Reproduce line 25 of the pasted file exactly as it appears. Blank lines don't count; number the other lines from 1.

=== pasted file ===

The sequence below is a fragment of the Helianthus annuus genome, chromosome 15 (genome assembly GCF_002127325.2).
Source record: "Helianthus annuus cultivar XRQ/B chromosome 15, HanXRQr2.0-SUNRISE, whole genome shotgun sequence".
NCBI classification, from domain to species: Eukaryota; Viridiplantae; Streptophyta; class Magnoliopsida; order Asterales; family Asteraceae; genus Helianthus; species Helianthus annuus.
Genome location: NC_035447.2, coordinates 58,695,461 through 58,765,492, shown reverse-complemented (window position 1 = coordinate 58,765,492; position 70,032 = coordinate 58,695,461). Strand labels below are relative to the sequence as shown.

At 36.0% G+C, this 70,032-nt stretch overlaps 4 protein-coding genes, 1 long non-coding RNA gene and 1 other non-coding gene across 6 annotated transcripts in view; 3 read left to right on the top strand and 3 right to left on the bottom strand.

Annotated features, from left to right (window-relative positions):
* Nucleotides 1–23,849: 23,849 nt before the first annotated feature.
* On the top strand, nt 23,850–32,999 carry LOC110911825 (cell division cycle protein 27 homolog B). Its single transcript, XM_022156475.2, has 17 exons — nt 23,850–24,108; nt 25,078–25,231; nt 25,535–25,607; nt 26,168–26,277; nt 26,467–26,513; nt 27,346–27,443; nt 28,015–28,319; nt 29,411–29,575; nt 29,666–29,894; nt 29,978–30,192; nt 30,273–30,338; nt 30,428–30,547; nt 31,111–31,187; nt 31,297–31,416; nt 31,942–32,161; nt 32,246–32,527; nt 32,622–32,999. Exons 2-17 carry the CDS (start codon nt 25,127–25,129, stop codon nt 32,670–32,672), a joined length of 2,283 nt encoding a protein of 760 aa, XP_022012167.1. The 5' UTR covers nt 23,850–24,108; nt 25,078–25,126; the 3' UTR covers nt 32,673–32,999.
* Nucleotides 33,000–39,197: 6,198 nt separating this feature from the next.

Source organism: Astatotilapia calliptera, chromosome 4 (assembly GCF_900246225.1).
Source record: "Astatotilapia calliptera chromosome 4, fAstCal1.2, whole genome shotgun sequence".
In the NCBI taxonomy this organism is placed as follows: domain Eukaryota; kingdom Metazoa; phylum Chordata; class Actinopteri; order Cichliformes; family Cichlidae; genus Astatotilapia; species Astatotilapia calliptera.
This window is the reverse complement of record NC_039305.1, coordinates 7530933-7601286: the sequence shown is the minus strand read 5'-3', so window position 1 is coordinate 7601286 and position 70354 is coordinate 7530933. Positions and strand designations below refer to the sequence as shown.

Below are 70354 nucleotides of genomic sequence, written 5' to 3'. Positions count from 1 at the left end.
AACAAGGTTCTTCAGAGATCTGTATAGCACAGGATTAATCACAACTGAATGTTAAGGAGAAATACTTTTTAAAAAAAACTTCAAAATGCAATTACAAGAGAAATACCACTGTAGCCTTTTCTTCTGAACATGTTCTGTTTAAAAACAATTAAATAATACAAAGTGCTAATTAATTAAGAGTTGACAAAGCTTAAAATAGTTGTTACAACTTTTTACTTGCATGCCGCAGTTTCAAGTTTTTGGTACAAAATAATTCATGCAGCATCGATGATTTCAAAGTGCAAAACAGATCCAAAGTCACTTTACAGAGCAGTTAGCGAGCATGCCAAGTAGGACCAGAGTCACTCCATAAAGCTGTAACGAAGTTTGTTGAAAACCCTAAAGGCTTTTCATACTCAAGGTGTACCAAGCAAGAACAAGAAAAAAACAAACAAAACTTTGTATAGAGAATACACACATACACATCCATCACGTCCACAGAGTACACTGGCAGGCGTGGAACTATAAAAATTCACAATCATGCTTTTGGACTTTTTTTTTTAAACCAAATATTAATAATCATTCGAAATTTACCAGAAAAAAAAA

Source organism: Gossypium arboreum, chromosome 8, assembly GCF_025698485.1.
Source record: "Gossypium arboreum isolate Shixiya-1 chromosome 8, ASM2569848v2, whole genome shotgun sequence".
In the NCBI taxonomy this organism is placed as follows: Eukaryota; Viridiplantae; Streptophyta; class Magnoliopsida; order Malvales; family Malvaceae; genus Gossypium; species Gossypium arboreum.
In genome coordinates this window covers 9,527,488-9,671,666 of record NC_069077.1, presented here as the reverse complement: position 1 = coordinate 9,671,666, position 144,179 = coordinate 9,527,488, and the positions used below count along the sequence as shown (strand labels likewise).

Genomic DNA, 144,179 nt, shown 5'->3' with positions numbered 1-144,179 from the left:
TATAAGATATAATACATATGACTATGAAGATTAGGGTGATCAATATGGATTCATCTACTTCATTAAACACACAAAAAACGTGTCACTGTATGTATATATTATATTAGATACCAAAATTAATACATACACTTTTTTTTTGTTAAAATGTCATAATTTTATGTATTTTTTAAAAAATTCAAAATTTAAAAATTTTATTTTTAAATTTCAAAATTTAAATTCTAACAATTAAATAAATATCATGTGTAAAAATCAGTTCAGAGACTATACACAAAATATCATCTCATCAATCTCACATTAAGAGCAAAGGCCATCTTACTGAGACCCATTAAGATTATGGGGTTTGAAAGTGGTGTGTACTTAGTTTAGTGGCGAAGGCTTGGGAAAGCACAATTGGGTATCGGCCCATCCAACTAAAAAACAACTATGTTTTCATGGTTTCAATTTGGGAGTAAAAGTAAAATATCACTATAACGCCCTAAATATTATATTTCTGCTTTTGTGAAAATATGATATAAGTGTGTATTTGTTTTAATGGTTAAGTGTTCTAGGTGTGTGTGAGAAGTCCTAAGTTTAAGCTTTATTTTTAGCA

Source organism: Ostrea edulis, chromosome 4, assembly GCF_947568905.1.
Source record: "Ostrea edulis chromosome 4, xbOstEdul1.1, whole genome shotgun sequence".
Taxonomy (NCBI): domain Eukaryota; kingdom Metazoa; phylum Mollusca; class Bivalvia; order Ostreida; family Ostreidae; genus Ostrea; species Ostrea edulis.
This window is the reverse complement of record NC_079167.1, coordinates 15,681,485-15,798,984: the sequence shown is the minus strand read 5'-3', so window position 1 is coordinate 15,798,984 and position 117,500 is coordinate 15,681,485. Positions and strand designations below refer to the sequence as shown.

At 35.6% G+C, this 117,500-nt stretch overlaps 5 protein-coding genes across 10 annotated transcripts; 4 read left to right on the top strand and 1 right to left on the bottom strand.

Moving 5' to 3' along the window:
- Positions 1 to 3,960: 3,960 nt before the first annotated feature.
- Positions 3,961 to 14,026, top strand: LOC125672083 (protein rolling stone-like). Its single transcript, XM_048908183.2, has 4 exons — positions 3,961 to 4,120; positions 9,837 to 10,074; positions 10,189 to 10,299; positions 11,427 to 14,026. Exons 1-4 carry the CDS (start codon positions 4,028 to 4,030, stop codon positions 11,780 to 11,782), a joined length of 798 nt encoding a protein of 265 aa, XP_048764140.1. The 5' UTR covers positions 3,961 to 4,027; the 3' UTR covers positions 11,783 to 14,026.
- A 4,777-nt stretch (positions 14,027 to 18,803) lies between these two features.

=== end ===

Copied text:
This window is the reverse complement of record NC_079167.1, coordinates 15,681,485-15,798,984: the sequence shown is the minus strand read 5'-3', so window position 1 is coordinate 15,798,984 and position 117,500 is coordinate 15,681,485. Positions and strand designations below refer to the sequence as shown.